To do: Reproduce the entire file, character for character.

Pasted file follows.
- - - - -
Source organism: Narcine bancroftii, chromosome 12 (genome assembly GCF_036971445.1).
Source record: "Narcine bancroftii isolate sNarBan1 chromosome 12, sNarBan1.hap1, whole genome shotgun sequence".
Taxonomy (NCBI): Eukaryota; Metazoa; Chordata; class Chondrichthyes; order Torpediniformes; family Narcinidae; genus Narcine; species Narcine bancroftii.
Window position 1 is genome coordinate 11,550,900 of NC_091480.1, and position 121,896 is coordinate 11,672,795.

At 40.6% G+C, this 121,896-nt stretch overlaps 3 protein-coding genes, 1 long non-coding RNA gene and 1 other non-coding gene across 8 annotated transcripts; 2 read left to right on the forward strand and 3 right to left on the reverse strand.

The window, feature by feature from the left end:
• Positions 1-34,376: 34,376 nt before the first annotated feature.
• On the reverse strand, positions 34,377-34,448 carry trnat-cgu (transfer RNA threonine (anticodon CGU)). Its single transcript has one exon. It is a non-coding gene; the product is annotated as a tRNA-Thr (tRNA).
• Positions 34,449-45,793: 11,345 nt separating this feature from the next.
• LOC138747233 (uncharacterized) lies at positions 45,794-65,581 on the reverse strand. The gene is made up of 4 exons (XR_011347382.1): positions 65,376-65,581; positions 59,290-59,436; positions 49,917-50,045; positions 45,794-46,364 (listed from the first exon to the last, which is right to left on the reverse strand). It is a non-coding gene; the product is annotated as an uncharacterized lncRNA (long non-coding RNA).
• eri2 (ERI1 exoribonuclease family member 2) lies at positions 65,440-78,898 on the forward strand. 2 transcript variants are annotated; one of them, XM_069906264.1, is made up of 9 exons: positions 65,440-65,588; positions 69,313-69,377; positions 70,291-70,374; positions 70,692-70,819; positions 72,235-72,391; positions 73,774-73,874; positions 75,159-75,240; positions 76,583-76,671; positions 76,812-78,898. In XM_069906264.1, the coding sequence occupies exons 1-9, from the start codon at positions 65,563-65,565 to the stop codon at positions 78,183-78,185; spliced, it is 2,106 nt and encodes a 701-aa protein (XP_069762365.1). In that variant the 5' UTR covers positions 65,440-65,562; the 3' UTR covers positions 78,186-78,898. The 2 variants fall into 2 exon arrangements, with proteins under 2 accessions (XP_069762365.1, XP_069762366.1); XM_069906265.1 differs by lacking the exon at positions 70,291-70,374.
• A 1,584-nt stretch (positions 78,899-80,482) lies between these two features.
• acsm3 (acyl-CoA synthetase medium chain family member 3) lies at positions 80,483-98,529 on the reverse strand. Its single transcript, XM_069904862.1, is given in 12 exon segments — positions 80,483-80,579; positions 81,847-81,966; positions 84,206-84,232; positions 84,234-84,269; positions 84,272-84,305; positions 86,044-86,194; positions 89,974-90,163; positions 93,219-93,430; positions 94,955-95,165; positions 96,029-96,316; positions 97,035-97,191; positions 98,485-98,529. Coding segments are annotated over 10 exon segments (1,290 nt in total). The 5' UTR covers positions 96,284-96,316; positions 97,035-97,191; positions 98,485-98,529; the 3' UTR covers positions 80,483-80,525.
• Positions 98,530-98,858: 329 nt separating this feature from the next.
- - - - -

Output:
Source organism: Narcine bancroftii, chromosome 12 (genome assembly GCF_036971445.1).
Source record: "Narcine bancroftii isolate sNarBan1 chromosome 12, sNarBan1.hap1, whole genome shotgun sequence".
Taxonomy (NCBI): Eukaryota; Metazoa; Chordata; class Chondrichthyes; order Torpediniformes; family Narcinidae; genus Narcine; species Narcine bancroftii.
Window position 1 is genome coordinate 11,550,900 of NC_091480.1, and position 121,896 is coordinate 11,672,795.

At 40.6% G+C, this 121,896-nt stretch overlaps 3 protein-coding genes, 1 long non-coding RNA gene and 1 other non-coding gene across 8 annotated transcripts; 2 read left to right on the forward strand and 3 right to left on the reverse strand.

The window, feature by feature from the left end:
• Positions 1-34,376: 34,376 nt before the first annotated feature.
• On the reverse strand, positions 34,377-34,448 carry trnat-cgu (transfer RNA threonine (anticodon CGU)). Its single transcript has one exon. It is a non-coding gene; the product is annotated as a tRNA-Thr (tRNA).
• Positions 34,449-45,793: 11,345 nt separating this feature from the next.
• LOC138747233 (uncharacterized) lies at positions 45,794-65,581 on the reverse strand. The gene is made up of 4 exons (XR_011347382.1): positions 65,376-65,581; positions 59,290-59,436; positions 49,917-50,045; positions 45,794-46,364 (listed from the first exon to the last, which is right to left on the reverse strand). It is a non-coding gene; the product is annotated as an uncharacterized lncRNA (long non-coding RNA).
• eri2 (ERI1 exoribonuclease family member 2) lies at positions 65,440-78,898 on the forward strand. 2 transcript variants are annotated; one of them, XM_069906264.1, is made up of 9 exons: positions 65,440-65,588; positions 69,313-69,377; positions 70,291-70,374; positions 70,692-70,819; positions 72,235-72,391; positions 73,774-73,874; positions 75,159-75,240; positions 76,583-76,671; positions 76,812-78,898. In XM_069906264.1, the coding sequence occupies exons 1-9, from the start codon at positions 65,563-65,565 to the stop codon at positions 78,183-78,185; spliced, it is 2,106 nt and encodes a 701-aa protein (XP_069762365.1). In that variant the 5' UTR covers positions 65,440-65,562; the 3' UTR covers positions 78,186-78,898. The 2 variants fall into 2 exon arrangements, with proteins under 2 accessions (XP_069762365.1, XP_069762366.1); XM_069906265.1 differs by lacking the exon at positions 70,291-70,374.
• A 1,584-nt stretch (positions 78,899-80,482) lies between these two features.
• acsm3 (acyl-CoA synthetase medium chain family member 3) lies at positions 80,483-98,529 on the reverse strand. Its single transcript, XM_069904862.1, is given in 12 exon segments — positions 80,483-80,579; positions 81,847-81,966; positions 84,206-84,232; positions 84,234-84,269; positions 84,272-84,305; positions 86,044-86,194; positions 89,974-90,163; positions 93,219-93,430; positions 94,955-95,165; positions 96,029-96,316; positions 97,035-97,191; positions 98,485-98,529. Coding segments are annotated over 10 exon segments (1,290 nt in total). The 5' UTR covers positions 96,284-96,316; positions 97,035-97,191; positions 98,485-98,529; the 3' UTR covers positions 80,483-80,525.
• Positions 98,530-98,858: 329 nt separating this feature from the next.